The Two Row Times spoke with a storeowner for a smoke shop on Six Nations who identifies as Mohawk and wished to remain anonymous.
The Two Row Times spoke with a storeowner for a smoke shop on Six Nations who identifies as Mohawk and wished to remain anonymous. For the sake of this article we shall call him Jim to protect his identity. When asked what his thoughts were of Bill C-10, which would allow federal, provincial, municipal as well as First Nations police to issue warrants and make arrests in stopping “contraband” tobacco on the Six Nations territory, Jim stated that he believes no police agency has jurisdiction to do anything.
When asked what he is going to do if police come knocking on his door (or knock down his door) with a search warrant, he said he will just tell them to, ‘go away and come back when they can produce documents stating that they have jurisdiction over the Haldimand Proclamation.’ Jim stated that if any police agency tries to enforce this pending new law then they are failing to consult with the (Haudenosaunee) people. “A lot of people need to know what and who we are. We are a sovereign entity,” he added.
Jim believes that the only way people are going to fully understand what is going on here is if, “Our whole history is retold again.” Asked what his thoughts were of a suggestion made at last Saturday’s meeting that Band Council should tax local smoke shops, Jim stated that he and his allies do not recognize Band Council because, “Six Nations does not have a treaty with the Queen, the Mohawks do.”
Jim explained that he believes Mohawk people need to reassert their sovereignty by dealing with those who made the treaties with his people and that is the Queen. He said his allies have made contact on several occasions with the British Monarch who sent them a letter stating she had, “reaffirmed, understood and recognized the Mohawk Nation and the Haldimand Proclamation” and also stated in the letter dated from last January 2013, “ We’ll see what we can do.”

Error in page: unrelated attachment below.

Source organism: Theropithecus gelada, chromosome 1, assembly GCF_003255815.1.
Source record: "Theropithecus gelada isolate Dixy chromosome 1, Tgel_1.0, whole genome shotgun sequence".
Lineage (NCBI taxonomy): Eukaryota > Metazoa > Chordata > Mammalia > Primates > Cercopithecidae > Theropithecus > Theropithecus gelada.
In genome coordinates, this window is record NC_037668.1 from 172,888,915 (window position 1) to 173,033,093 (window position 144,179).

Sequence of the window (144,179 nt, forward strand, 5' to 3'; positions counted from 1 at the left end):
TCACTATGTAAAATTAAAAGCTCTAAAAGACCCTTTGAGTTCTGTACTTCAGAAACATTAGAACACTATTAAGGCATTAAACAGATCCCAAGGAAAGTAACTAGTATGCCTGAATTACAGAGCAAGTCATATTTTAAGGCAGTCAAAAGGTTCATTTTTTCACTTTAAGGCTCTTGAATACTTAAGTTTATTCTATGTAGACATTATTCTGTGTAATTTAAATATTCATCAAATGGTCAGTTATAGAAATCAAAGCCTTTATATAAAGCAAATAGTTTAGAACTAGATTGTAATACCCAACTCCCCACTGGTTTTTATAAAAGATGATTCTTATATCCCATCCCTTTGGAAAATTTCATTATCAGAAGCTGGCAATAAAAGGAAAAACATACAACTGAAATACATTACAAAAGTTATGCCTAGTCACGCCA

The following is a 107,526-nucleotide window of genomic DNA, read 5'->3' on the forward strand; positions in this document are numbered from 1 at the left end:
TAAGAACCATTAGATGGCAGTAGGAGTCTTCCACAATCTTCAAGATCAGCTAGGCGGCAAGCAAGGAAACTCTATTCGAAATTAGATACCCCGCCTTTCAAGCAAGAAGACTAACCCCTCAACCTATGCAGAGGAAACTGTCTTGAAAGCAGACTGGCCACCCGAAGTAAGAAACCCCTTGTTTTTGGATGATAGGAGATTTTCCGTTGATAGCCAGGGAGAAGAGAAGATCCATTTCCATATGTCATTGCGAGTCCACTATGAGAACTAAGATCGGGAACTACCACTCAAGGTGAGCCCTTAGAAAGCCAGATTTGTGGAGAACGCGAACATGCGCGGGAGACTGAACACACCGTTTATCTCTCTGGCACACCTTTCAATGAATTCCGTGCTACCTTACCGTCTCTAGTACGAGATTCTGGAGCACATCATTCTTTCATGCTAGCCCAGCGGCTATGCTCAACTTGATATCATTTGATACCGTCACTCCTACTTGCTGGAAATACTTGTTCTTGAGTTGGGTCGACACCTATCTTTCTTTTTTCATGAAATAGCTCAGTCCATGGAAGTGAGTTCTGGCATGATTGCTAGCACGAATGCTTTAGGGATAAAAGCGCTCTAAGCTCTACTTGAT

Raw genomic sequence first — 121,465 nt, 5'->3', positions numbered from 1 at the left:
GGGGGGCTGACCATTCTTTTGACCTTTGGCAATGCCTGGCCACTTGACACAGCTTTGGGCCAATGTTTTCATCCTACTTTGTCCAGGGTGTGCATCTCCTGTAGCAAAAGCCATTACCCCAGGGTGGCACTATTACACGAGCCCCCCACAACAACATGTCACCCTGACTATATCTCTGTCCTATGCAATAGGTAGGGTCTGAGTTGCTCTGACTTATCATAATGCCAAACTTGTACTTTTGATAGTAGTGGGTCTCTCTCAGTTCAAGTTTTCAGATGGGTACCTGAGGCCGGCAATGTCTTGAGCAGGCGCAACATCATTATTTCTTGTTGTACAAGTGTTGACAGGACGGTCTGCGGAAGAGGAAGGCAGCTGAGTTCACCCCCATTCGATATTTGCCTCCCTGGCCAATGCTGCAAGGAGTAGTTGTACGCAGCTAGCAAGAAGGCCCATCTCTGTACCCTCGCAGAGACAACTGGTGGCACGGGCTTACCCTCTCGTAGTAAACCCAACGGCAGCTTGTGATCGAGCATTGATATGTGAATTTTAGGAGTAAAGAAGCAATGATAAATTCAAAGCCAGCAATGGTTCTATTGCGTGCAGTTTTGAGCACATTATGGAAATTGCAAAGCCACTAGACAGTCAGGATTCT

Jim stated that he can’t and does not speak for everyone involved in the tobacco trade on Six Nations but said the real issue here is not Bill C-10 but is a question of ‘Are we willing to accept provincial or federal law on the territory?’
“The federal government can’t make laws on our land,” he stated. Regarding Band Council, Jim stated that (since they are under federal authority), the Indian Act makes us vulnerable under provincial and federal law. He feels it is, ‘our right to do what we want to do in terms of trade and commerce and that is what rallying against Bill C-10 is really about.’
Regarding organized crime and how it has been linked to the Native tobacco trade, Jim stated that according to the RCMP, Mohawks have been blacklisted and linked to organized criminal activity in the so-called ‘illegal’ tobacco trade. According to RCMP reports, the places with the highest criminal activity of illegally selling, distributing and producing tobacco is the Cornwall valley which includes Akwesasne, Kahnawake and Kanesatake: all Kanyenkehaka nations. But according to Jim, the RCMP has no factual basis to prove this and suggested that it may become a potential lawsuit against the RCMP for defamation by spreading false information. Jim stated that all the hearsay ‘has got to stop.’
Bill C-10 doesn’t just involve those in the tobacco trade on Six Nations, ‘it involves everybody,’ said Jim. He concluded by stating that we need to, “assume our own authority because every one is just sitting down not doing anything and that is how they (the government) are able to get away with so much.”
But in keeping with not putting the horse before the cart, the proposed Bill C-10 has one more reading in Parliament next month and Jim encourages everyone to attend Parliament Hill in Ottawa on this day to enforce your right as members of a sovereign nation.